Arthur Vickers defines a rule when
DetectChanges doesn't need to be called (even not before
SaveChanges) in this blog post:
No call to EF code will leave the context in a state where
DetectChanges needs to be called if it didn’t need to be called
Regarding Add and Delete these are "EF code" methods because you either call
Delete or you set the state of
Deleted. So, if you would just loop through a bunch of entites and add or delete them then you don't need to call
DetectChanges at all.
Regarding Edit it is, I believe, a bit more subtle. When you update entities by using either...
...or by using the property API of
context.Entry(entity).Property(e => e.SomeProperty).CurrentValue = someValue;
...then you don't need
DetectChanges (even not before
SaveChanges) either because these are again calls into "EF code".
If you just change property values of an entity like...
entity.SomeProperty = someValue;
...then the second rule in the same blog post linked above applies:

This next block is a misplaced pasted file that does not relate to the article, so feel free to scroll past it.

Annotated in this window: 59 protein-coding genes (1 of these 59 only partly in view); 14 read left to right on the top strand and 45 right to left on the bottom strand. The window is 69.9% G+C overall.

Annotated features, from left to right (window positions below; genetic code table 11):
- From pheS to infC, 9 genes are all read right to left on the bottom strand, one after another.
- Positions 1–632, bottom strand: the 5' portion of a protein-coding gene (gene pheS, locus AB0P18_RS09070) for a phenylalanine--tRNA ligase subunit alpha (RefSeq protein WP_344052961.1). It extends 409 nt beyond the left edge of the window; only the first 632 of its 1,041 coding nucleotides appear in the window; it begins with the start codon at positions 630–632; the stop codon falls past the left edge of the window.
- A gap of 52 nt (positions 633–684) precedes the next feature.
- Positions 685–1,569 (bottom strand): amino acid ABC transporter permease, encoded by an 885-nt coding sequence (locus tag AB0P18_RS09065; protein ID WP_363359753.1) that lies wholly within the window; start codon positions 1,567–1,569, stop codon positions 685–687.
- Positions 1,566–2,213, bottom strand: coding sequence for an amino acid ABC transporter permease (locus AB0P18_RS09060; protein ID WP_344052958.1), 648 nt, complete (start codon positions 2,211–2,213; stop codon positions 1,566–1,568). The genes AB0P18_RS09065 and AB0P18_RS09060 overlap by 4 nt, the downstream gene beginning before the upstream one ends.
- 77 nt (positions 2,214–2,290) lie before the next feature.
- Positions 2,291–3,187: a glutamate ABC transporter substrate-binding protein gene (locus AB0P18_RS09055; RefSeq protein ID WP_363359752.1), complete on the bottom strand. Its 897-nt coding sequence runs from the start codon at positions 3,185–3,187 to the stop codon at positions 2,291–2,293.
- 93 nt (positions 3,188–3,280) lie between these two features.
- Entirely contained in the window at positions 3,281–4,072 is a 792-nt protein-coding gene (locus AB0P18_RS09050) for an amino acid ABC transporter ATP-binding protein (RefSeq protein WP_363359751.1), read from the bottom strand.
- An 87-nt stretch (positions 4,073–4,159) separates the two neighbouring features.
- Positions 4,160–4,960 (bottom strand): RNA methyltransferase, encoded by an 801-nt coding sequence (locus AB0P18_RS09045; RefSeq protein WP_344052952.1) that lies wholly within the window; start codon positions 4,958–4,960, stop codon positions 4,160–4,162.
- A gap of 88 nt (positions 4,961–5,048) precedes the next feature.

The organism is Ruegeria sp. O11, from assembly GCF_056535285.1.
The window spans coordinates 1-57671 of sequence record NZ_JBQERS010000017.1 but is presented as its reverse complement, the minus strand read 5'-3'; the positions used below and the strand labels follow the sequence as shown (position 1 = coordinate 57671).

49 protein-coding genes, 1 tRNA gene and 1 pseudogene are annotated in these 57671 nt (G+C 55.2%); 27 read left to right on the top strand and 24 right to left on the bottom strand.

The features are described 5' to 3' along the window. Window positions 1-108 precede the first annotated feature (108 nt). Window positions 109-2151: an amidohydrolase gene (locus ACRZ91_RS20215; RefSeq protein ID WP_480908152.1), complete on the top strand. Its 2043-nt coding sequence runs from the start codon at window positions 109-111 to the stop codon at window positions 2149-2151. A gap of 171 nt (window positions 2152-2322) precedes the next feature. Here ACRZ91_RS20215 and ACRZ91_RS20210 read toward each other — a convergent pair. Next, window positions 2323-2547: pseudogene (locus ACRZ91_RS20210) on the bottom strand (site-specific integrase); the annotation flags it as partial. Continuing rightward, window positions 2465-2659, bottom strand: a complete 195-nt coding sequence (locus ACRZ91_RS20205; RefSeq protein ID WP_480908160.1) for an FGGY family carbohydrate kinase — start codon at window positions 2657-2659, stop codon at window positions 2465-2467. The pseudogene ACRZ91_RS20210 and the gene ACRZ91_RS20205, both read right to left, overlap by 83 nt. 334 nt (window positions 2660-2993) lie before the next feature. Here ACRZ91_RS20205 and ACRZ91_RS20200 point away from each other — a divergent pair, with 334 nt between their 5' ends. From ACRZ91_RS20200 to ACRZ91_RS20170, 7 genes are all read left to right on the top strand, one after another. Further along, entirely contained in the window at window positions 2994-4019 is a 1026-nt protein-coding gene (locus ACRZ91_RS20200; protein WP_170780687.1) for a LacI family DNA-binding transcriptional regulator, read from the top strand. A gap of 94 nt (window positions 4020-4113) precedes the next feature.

Any time that non-EF code changes any property value of an entity or
complex object then DetectChanges may need to be called.
And I think you need in fact only one single call to
SaveChanges if you just loop through some entities, load them into or attach them to the context and change some (scalar and complex) property values.
If you do more complex stuff (maybe relationship changes? or something else?) your approach might not be safe anymore because
AutoDetectChanges would not be implemented in the way it is and called in many EF methods if it would be only necessary once right before
it is mentioned in the same blog post again that
If the code makes change changes to the properties of the entities
instead of just calling Add or Attach, then, by Rule 2, DetectChanges
will need to be called, at least as part of SaveChanges and possibly
also before then.
(Highlighting from me)
Unfortunately I don't know an example of code that would show when calling
DetectChanges at earlier stages than right before
SaveChanges is necessary. But because of point 1 above I am sure such examples exist.